David Conville OBE Memorial Sculpture
By Open Air Theatre
We commissioned Lee Simmons to design a sculpture celebrating the life of David Conville OBE, who passed away in November 2018. As founder of the company, Artistic and Managing Director, Chairman and Honorary President, David retired in 2012 following a 50-year association with the theatre.
The form of the sculpture derives from an abstract interpretation of the auditorium that aims to capture an essence of what it feels like to play in the open, exposed to the elements, and captures the sense of envelopment that is the centre of the stage. The form further echoes the evolving dialogue between actor, audience and nature with its changing of height from left to right and front to back.
Watching theatre in this venue delivers an unprecedented experience. Both stage and auditorium are uncovered, so weather adds a thrilling dimension to the bold and dynamic productions; productions which truly stimulate the senses. The natural environment and transition from daylight to dusk has informed the abstract and organic nature of the sculpture, even in how the sculpture itself responds to the breeze with a slight, pleasing movement.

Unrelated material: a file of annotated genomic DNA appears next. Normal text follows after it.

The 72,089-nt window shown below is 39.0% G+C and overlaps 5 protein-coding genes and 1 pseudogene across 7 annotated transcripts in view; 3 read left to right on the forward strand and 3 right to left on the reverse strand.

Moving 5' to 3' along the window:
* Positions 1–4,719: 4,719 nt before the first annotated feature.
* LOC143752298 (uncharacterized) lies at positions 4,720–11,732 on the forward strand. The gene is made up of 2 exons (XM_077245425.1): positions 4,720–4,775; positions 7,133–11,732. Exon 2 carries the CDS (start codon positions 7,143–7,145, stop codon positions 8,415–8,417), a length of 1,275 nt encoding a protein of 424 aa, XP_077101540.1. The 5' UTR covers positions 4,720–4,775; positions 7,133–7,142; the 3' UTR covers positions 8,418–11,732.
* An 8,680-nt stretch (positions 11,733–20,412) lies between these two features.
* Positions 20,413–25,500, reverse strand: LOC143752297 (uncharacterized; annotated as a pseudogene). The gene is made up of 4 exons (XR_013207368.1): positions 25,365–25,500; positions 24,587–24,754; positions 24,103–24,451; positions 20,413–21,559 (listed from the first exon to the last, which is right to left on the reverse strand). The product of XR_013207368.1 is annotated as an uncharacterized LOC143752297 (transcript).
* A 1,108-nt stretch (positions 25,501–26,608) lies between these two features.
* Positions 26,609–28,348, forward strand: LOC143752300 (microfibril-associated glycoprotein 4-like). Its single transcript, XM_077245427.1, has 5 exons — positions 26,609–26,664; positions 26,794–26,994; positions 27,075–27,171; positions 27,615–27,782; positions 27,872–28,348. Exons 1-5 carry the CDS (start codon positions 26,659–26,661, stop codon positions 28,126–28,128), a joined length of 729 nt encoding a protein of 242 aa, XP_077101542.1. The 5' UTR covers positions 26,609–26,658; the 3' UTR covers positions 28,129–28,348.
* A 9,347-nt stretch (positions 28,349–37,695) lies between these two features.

The blade of grass-like fins of the sculpture are made from weathering steel that will, in time, weather down to organic tones of browns and oranges, akin to the sculpture’s natural surroundings.
Nestled within the foliage surrounding of our picnic lawn, this sculpture honours David Conville’s contribution, dedication and love of this place, so do take a look next time you visit…and please do walk on the bark around it for a closer look (an inscription is on the reverse of one of the lower fins).
About the Artist: Lee Simmons MA RCA
An award-winning Royal College of Art graduate, Lee Simmons describes his work as a synthesis that brings together architecture, art and design and exploits the relationship between their blurred peripheries. Simmons is currently working on a number of high profile projects around the capital and his work can be found in both public and private collections. His recent commissions include an installation for The London Palladium titled ‘Wall of Fame’ on Great Marlborough Street.
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